Breitling Steps Up Its Game With Three Premier B21 Chronograph Tourbillon Models
To me, it seems that Breitling has managed a difficult balancing act through the strong leadership of Georges Kern. The winged B still appeals to lovers of big watches, that’s for sure. With 43 and 46mm examples of the new Navitimer and SuperOcean together with the light Endurance Pro, big wrist presence is assured. But Breitling is also stepping up its game with an Haute Horlogerie take on the Premier line.
Yes, you did spot that unusual shape at 12 o’clock didn’t you? Flipped from the traditional placement at 6 o’clock, there is a tourbillon up top, which changes everything. I’ll admit to a guilty-pleasure desire for the too-big Endurance, but the Premier line is my favorite taste of Breitling. And this time it tastes of Haute Horology. Now, three triple-priced Premier B21 Chronograph Tourbillon 42 models in memory of the brand’s founding family join the already extensive range. This release marks the second time we’ve seen a tourbillon in the Premier collection, though you’d be forgiven for having missed the 25-piece Bentley Limited Edition last year.
Where does a tourbillon fit into the lineup?
Adding a tourbillon to a Breitling might seem at odds with the brand’s tough design language, colored by its rich history of flight instruments for the wrist. Add big sports watches with much of the Chronomat line and diving inspiration with the SuperOcean, and it’s a butch mix. Dress watches are not Breitling’s forte, but maybe that’s just fine. The category in itself is fading out except for the runaway success of Cartier, or maybe a watch doesn’t need to be dressy to house a tourbillon anyway. I would say it’s not necessary. But still, the Premier, even with its 42mm case, is an example of traditional design and the closest Breitling will get to a dress watch. And this focus does get my respect. By adding this top-tier complication to the Premier, it almost triples the price of a Premier Datora 42 in gold. Is it worth the leap?
A top-of-the-line trio for the Breitling aficionados
Without concluding on the price-versus-value aspect, I would say that for the Breitling grail potential, it might be worth it. This is a piece of horology for the complete Breitling collector out there, whose passion will stretch close to €70K to reach the very top tier. And for a top Swiss brand, that cost is comparatively good for the über-complexity of a tourbillon chronograph. Within the same case design as the B25 Datora and the B15 Duograph, there is nothing over the top about the design, which is just right. There is the Breitling touch of a yellow lining to the alligator straps, which is quirky, but the rest is classicism incarnate. And at this price point, that’s what the serious Breitling collector wants.
A short-lugged classic
A soft 42mm case holds a navy-blue dial in my favorite Willy Breitling model. Its platinum luster is strong, but is the case itself a bit big for a tourbillon? Perhaps, but the striated side sections add character while the relatively short 50mm lug span means comfort. And remember, for Breitling, this is not large, and the details do warrant its scale. White gold numerals look superb on the stepped dial, and while the never-to-be-used tachymeter scale is crisp, the action is at 12. The tourbillon opening is cut into the scale, its line accentuating the circular cut-out. I could argue that this premier Premier (sorry) would look better as a three-hander, as no one will time any sporting activity with an almost-€70K platinum watch. But the B21 movement with these two complications marks out craftsmanship, not functionality.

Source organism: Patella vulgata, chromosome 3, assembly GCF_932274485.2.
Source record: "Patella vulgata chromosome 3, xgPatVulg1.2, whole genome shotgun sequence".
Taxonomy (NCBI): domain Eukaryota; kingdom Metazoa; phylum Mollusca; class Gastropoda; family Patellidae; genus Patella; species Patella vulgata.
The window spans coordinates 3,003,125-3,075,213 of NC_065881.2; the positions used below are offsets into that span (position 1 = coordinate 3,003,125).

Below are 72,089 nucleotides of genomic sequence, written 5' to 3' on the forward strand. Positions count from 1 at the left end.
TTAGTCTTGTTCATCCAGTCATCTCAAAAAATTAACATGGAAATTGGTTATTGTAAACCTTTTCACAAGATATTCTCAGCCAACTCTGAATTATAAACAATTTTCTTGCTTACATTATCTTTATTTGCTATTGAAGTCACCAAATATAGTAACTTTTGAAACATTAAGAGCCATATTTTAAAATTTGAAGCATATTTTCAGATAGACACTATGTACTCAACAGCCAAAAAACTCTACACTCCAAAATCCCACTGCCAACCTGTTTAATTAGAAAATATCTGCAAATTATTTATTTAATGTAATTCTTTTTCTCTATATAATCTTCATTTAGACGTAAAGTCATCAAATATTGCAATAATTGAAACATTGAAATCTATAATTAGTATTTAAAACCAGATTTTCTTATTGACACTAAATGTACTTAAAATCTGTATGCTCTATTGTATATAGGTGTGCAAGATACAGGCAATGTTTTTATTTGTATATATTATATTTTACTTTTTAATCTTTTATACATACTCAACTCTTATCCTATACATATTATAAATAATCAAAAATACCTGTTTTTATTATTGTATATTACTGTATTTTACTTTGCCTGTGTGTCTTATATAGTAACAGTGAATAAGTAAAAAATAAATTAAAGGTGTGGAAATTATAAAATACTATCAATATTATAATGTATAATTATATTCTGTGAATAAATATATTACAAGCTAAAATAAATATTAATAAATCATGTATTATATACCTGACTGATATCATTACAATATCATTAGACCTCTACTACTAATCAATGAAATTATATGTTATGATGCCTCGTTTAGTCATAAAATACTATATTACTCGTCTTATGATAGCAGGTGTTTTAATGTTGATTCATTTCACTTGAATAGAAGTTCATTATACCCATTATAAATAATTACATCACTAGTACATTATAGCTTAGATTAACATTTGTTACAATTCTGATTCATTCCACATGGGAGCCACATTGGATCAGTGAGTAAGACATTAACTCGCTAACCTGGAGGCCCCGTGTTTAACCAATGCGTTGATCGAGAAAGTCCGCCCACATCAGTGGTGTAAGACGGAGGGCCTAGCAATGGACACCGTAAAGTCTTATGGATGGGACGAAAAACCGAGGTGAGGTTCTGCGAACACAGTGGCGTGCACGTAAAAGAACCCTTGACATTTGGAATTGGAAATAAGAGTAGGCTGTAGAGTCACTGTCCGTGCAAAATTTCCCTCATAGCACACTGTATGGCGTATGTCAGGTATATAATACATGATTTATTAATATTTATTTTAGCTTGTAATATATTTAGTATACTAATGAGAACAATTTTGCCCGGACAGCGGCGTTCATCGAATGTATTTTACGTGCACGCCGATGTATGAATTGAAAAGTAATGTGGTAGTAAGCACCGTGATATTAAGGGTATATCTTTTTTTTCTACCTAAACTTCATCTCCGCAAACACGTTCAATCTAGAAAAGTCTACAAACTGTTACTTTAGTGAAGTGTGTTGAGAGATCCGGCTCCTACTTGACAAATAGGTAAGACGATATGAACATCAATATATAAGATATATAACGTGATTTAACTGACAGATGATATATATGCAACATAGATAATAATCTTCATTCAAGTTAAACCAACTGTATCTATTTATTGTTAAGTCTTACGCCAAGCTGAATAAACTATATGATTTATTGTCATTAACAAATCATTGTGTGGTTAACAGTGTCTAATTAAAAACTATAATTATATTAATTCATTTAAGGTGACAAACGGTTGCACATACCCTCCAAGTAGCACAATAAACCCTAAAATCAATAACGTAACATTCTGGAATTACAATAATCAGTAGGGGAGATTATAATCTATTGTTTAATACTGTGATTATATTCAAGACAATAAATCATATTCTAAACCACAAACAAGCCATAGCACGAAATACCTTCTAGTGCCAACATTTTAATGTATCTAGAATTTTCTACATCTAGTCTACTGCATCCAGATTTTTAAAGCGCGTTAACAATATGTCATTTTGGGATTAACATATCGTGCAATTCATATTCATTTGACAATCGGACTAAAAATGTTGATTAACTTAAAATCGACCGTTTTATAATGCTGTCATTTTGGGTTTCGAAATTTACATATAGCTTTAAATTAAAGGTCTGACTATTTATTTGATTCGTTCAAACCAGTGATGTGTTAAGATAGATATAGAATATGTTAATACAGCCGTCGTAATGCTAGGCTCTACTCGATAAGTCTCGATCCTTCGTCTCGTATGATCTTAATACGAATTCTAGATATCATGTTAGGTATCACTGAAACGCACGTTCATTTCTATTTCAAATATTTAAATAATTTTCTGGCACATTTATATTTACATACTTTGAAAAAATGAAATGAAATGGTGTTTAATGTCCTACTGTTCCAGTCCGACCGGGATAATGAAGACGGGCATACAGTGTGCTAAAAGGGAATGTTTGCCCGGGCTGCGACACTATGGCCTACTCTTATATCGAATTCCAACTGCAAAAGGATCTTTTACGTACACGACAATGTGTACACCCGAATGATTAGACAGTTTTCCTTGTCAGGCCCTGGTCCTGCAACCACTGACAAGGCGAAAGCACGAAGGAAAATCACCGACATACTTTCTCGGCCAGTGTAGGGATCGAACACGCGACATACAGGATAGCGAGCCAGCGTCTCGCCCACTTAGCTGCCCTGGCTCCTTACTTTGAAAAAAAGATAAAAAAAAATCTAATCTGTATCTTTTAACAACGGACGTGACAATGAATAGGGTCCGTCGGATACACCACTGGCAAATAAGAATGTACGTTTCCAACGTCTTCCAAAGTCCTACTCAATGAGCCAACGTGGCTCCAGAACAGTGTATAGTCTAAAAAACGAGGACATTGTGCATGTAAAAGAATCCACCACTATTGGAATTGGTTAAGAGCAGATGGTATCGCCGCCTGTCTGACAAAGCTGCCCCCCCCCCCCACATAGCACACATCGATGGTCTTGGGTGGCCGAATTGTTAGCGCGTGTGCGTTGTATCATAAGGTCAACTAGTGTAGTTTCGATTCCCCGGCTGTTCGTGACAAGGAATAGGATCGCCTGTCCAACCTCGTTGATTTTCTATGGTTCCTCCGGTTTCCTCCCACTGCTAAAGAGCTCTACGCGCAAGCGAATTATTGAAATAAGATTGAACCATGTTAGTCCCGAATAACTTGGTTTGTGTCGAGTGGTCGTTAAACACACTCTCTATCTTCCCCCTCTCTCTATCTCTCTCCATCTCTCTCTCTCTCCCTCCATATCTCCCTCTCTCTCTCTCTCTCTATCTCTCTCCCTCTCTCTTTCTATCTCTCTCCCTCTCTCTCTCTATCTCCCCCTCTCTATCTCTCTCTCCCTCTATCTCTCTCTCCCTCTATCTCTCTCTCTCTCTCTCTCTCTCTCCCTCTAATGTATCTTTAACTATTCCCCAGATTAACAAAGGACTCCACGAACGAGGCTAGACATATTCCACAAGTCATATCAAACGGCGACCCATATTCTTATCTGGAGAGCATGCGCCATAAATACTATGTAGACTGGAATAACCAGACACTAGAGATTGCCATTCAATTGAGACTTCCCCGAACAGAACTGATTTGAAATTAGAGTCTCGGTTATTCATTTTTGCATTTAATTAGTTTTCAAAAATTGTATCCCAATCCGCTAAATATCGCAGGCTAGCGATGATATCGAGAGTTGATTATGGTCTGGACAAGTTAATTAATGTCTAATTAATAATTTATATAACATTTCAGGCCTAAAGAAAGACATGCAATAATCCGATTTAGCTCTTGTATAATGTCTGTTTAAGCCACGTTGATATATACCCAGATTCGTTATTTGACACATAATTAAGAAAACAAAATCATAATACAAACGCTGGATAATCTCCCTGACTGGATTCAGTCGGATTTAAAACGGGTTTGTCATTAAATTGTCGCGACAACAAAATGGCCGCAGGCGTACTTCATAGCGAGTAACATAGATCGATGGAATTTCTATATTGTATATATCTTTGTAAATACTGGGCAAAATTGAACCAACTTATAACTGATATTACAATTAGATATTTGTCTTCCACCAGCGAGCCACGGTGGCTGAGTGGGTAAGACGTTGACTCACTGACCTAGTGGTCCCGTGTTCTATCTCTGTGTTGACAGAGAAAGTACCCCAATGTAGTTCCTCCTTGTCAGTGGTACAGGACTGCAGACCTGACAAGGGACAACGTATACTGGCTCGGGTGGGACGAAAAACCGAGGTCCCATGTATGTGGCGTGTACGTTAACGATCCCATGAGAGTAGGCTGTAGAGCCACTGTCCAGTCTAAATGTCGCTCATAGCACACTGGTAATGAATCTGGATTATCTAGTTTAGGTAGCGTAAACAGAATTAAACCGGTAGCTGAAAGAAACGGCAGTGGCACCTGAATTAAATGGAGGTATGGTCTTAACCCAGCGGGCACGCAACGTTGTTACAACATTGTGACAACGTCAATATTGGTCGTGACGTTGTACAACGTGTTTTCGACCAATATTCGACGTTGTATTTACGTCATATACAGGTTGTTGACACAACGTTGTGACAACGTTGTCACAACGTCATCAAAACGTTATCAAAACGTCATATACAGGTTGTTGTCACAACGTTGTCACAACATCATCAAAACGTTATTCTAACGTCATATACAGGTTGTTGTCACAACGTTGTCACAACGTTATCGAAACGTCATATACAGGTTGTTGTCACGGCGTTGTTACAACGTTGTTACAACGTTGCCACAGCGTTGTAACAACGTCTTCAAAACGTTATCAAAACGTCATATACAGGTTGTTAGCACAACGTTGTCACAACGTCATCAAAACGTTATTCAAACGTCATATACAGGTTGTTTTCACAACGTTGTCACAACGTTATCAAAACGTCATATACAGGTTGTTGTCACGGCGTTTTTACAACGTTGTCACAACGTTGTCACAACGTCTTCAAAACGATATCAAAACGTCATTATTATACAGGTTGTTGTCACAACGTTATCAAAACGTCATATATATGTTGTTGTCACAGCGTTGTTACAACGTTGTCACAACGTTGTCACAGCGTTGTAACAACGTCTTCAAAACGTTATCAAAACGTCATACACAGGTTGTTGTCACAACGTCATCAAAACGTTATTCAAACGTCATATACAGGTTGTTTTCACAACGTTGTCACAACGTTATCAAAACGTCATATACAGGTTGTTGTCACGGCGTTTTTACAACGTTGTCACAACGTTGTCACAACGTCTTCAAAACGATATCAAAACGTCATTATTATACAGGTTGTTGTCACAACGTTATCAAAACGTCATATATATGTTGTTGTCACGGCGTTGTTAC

Interestingly, it was developed with La Joux-Perret rather than the Kenissi manufacture. As expected, it is replete with decorations, including perlage on the mainplate and tourbillon bridge, Côtes de Genève on the upper plate, and polished bevels as well. They carry through to the skeletonized 22K red gold rotor, which also shows distinct vertical brushing and the Breitling logo in relief. The caliber’s somewhat discreet architecture doesn’t reveal everything but highlights the tourbillon mechanism and the column wheel. This 30-jewel caliber ticks away at 28,800vph (4Hz) and delivers a power reserve of 55 hours. On the dial side, it displays a central chronograph seconds hand and a 60-minute counter at 6 o’clock.
Are these Premiers worth the Premium?
The Willy Breitling with its scintillating blue dial and platinum suit is the star of the show. The new caliber is viewable through a domed sapphire back, and Léon Breitling gets a warm 18K red gold case. This looks suave with a cream dial and brown alligator, while the charming modernity of Gaston is a monochrome grail. The Gaston Breitling version has a white gold case and a soft gray dial with a dark gray strap. You won’t notice it when wearing it, but holding it, the lemon-pop of the yellow strap liner is a cheeky choice. And notice the fresh touch of the blued chronograph hands on the Léon and Gaston variants.
So what about the price tag? Celebrating brand founder Léon Breitling or his son Gaston will set you back a solid €56,000 / US$57,000. My favorite platinum-cased version, dedicated to third-generation leader Willy Breiting, is a sobering €66,000 / US$67,000. Yes, it is a fitting celebratory piece, and the Premier collection born in 1943 is a superb fit for this tourbillon and self-winding B21. For me, these three are all beautiful examples of a direction I would love Breitling to follow, and yes, there will be collectors out there who have now found their triple grails.
Fratelli, do you think that a tourbillon means Breitling is stepping up its Premier game? You might even feel these three are too traditional to sit beside the big sports watches that we are used to seeing from the brand. I love ’em, but let me know what you think in the comments.
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